Darlings of the Rodeo

Naughty or Nice.

Daringly dressed in voluminous bloomers or divided skirts, with boots and big hats, cowgirls first galloped into American arenas around 1890.

 

Opal Reger posed atop “Bobby the Steer.” National Cowboy and Western Heritage Museum, R.R. Doubleday Collection

 

Buffalo Bill Cody first introduced women on horseback  in his Wild West show. Lula Belle Parr was among the first of these show-stopping ladies. She rode broncos and had her picture on advertising posters but forgot to quit. Lula Belle performed in Wild West shows until the 1930s and died penniless.

The next step for the ladies was into rodeo, the cousin of the Wild West shows. Prize money and championship titles caught the fancy of these dashing heroines. Prizes ranged from $500 to $1,700, and the women rode hard for each dollar.

In 1901, Prairie Rose Henderson demanded to ride at Cheyenne Frontier Days. Because she proved that no rules barred women from the competition, the judges allowed her to compete. Always dressed in flamboyant costumes, Rose decorated the rodeo circuit for more than 20 years.  Lost during a blizzard in 1933, she froze to death on the Wyoming prairie.

Fox Hastings followed on Rose’s heels, and both competed as trick riders and bronc busters. Mike Hastings taught his wife to bulldog, and Fox amazed spectators with her ability to bring down steers. The 1920s were the heyday of rodeo, especially for the cowgirls, the sugar and spice of each performance.

 

So popular was Lulu Belle Parr that her image regularly appeared on promotional posters and postcards to advertise America’s greatest rodeos. Dan Katz’s Collection

 

As a specialty act, pretty Bonnie Gray would jump her horse, King Tut, over a convertible touring car filled with dig-nitaries. The crowd always gasped as she barely cleared the car’s passengers.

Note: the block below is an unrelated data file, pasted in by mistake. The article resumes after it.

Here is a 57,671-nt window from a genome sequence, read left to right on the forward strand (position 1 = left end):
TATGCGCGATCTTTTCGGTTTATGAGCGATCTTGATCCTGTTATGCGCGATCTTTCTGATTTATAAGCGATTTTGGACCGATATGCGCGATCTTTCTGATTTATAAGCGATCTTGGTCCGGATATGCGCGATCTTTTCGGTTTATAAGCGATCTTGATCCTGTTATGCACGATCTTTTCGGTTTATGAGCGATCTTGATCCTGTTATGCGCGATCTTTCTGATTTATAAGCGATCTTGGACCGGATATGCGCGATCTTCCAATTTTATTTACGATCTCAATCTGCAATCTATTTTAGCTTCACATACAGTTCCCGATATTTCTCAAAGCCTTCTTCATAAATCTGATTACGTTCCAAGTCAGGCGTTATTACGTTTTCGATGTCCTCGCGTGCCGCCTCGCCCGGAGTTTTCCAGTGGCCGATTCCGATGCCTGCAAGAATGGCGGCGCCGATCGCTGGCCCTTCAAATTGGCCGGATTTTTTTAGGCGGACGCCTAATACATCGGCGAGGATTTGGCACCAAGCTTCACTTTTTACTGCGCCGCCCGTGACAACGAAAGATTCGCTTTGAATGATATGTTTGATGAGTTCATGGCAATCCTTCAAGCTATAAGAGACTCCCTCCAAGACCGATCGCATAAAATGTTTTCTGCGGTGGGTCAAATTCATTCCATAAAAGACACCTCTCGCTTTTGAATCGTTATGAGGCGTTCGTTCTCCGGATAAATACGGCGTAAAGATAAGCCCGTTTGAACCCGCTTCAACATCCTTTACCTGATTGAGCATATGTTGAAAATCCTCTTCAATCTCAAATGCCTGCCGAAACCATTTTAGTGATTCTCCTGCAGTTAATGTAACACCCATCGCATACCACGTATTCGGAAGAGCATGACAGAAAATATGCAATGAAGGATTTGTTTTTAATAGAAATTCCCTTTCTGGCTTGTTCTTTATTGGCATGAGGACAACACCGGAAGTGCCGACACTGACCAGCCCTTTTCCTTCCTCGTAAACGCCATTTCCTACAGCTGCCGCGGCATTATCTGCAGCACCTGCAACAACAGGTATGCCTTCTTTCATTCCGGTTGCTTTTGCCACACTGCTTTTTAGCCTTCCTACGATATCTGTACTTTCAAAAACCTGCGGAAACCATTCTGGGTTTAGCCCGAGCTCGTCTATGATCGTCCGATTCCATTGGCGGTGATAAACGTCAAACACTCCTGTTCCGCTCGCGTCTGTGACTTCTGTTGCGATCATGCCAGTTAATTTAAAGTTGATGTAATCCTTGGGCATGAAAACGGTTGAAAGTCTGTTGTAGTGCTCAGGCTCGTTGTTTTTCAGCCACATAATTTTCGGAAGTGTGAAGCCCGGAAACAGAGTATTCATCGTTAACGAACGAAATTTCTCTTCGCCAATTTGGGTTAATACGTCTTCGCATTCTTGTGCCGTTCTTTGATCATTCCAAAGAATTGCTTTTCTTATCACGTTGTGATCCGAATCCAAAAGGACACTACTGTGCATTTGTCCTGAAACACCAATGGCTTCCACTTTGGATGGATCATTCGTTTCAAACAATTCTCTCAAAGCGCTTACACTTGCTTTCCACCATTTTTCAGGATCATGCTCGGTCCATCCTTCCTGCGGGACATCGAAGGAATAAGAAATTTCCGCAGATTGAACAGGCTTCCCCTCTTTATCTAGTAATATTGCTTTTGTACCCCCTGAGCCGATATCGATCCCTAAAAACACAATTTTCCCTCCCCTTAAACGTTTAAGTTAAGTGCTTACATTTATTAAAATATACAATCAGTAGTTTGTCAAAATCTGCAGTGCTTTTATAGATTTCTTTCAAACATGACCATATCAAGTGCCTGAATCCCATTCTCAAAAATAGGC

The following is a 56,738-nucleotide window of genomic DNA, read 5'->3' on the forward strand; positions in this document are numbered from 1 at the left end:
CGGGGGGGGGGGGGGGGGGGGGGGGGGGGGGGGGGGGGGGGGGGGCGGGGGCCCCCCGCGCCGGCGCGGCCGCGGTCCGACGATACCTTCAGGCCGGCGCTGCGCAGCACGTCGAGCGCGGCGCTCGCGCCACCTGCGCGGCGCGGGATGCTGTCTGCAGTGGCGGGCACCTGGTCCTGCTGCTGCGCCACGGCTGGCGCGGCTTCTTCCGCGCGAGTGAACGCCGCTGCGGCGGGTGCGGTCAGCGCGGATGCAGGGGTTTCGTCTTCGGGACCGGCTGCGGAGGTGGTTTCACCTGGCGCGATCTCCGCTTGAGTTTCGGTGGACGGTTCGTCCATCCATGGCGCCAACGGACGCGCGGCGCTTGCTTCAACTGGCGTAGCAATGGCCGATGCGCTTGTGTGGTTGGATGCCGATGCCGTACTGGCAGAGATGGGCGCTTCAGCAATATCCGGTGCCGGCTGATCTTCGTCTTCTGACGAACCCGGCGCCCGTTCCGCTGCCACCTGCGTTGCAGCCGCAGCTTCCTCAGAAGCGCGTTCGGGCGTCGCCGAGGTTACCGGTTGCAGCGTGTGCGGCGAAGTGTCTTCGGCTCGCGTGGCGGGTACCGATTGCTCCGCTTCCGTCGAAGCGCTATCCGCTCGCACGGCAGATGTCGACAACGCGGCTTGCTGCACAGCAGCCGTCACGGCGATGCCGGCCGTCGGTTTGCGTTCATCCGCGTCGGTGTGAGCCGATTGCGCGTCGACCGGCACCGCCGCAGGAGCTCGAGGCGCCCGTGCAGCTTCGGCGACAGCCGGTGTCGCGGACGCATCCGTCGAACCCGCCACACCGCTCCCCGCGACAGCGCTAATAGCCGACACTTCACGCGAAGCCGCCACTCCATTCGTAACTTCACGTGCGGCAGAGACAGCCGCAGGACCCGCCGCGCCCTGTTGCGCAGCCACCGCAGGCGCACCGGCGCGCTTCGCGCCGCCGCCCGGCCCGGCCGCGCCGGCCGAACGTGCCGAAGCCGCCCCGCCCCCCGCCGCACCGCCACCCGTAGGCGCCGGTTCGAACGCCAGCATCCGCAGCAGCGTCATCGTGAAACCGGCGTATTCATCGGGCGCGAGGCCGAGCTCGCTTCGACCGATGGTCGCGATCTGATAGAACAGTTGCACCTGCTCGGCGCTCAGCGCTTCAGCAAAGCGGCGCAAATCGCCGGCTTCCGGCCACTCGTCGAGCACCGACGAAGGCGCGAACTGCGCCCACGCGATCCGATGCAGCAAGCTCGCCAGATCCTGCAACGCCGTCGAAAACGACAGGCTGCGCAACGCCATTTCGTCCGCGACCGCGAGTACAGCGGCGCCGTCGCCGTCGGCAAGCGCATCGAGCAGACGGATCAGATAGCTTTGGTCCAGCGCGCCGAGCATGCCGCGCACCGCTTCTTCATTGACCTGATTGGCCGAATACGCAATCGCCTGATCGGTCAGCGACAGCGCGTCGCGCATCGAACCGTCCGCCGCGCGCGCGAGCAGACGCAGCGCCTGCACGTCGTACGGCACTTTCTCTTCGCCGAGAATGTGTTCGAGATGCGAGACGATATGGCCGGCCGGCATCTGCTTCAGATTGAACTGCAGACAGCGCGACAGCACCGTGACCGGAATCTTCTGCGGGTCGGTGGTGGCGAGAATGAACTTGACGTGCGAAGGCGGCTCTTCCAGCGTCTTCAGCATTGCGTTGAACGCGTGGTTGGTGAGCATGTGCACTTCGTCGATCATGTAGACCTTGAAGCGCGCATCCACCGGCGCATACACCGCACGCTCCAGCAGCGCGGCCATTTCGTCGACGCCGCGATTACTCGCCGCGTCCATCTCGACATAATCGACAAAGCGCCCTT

Mabel Strickland, on the other hand, was the darling of the rodeo and could do it all and still be a lady. Steer roping was her specialty and in 1925 she roped and tied a steer in one minute, 20 seconds!

After Bonnie McCarroll was fatally injured while bronc riding at Pendelton, Oregon, in 1929, most of the ladies lost interest in rough stock competition. Rodeo committees found they could save money by eliminating such contests for women, and the era ended.

 

R.R. Doubleday’s hallmark as a longtime rodeo photographer was to line up pretty cowgirls. Here, from left to right, he caught Bea Kirnan, Prairie Rose Henderson, Mabel Strickland, Princess Monhawk, Ruth Roach, Kitty Canutt and Prairie Lillie. Although tough competitors in the arena, the ladies still could stand side by side and smile for the birdie. Cheyenne Frontier Days Old West Museum

 

Mabel Strickland, acknowledged by many as the prettiest and nicest of the cowgirls, was also a talented horsewoman. R. R. Strickland, Courtesy Cheyenne Frontier Days Old West Museum

 

Pretty Bonnie McCarroll took many spills. Although badly shaken in this fall, she got up to ride again. She was thrown and killed in Pendleton in 1928. That catastrophe prompted rodeo committees to eliminate women’s rough stock events. Cheyenne Frontier Days Old West Museum

 

Champion trick rider and bronc buster Prairie Rose Henderson [circa 1912] won the cheers of those who saw her perform, but shocked the matrons of her day with her roughneck behavior and “scandalous” costumes. True West archives
Cowgirl Bonnie Gray (above) could be as regal before a camera as she could be rowdy in a rodeo arena. The crowd would gasp whenever she jumped her great white King Tut over a touring car filled with dignitaries (below). R.R. Strickland, Cheyenne Frontier Days Old West Museum

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